but, in turn, consequently causes “the Japanese [to] think the U.S. culture [to be] rather merciless in pushing small children toward such independence at night” (Morelli 605). Regardless of what other cultures think of each other, they all share the idea that sleeping close proximity to their baby at some point in their life is a meaningful experience. Whether is a short time period of eight weeks or a long phase of eight years, all mothers share that common goal of wanting their baby’s to mature into successful human beings.

38

Britney Kotz 12/2/11 1:20 PM Comment: Needs to  be  clarified.    


Free Choice Essay Final Version: Interview Project: Personal and Cultural Values Shaping Infant Sleeping Arrangements Imagine giving birth to a baby and then three years later still sharing a bed with that same child. This long-term, co-sleeping arrangement is common in the culture of Mayans living in Guatemala. In contrast, Americans believe infants should sleep separate from their parents relatively soon after birth. Each culture has varying perceptions of how their children should be raised; whether or not the child and parent should share rooms, share a bed with a family member, sleep with a transitional object, or sleep with nothing. These differences form due to distinctive cultures beliefs on children’s development, specifically on how sleeping arrangement as an infant might impact their child’s character when matured. To understand my culture’s perspective of infant sleeping behavior I conducted an interviewed with an American mother and compared it to an article written by Gilda A. Morelli, called Cultural Variation in Infants’ Sleeping Arrangements: Questions of Independence. The article discusses a study taken of 18 Utah families and 15 Mayan families, and their cultural behavior, both, on the topic of infant sleeping arrangements. My interview, being compared, was taken of a close relative of mine: Sarah Liberti, a mother living in the United States. Between Morelli’s study demonstrating the distinct differences between two culture’s practices, and my personal interview illuminating a deeper explanation of why American mothers behave the way they do, I gained a novel cultural perceptive of the traditions foreign to mine. The interview led me to understand the level of importance proper infant development is to American mothers. My Aunt Sarah is a 33-year-old, middle-class woman who has lived in the United States her entire life, completely in-tune with the American way of living. She shares a home with her baby, Gemma, her husband, Patrick and their two dogs. Gemma is almost 14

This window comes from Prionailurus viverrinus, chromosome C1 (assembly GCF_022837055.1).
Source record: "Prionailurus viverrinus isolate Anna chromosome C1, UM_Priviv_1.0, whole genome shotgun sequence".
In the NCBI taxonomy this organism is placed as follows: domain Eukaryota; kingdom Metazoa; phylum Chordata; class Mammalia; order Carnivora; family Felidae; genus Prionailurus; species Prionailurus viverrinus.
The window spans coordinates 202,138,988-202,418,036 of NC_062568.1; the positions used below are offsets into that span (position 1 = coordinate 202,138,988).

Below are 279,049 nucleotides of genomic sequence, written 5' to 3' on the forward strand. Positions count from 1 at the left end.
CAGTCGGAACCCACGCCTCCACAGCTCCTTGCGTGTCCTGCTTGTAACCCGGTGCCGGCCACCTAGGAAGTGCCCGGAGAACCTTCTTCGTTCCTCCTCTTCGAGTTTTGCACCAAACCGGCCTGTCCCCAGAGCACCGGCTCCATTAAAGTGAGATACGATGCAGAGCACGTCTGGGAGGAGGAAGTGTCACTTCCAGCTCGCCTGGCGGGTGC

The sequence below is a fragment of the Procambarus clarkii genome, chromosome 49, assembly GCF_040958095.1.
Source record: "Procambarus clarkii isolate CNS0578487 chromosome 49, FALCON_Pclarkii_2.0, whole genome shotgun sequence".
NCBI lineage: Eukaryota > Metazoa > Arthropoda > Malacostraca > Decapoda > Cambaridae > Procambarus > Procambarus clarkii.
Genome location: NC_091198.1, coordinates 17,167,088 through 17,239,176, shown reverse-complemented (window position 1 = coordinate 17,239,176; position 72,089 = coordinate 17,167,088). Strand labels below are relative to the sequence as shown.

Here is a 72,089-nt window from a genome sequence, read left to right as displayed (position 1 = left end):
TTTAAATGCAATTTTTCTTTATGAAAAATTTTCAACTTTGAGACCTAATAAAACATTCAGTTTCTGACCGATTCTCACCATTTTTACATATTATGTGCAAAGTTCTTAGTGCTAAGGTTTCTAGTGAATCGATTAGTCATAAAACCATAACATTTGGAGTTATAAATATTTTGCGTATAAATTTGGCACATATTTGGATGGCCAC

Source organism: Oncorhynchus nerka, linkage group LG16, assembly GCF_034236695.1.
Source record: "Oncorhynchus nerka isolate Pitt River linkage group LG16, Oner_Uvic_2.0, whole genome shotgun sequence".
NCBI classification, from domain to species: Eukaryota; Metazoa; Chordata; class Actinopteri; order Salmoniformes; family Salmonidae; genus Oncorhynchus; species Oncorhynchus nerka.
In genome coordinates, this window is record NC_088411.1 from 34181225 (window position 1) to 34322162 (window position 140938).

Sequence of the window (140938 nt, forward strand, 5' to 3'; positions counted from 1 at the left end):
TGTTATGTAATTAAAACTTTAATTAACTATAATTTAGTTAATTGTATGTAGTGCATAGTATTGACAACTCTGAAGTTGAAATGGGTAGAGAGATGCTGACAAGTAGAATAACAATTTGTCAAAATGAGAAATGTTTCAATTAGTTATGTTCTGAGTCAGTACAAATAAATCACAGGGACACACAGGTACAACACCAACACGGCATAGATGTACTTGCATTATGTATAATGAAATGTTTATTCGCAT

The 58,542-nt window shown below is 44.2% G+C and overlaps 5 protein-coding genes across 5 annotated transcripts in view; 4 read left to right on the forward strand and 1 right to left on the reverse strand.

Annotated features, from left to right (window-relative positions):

39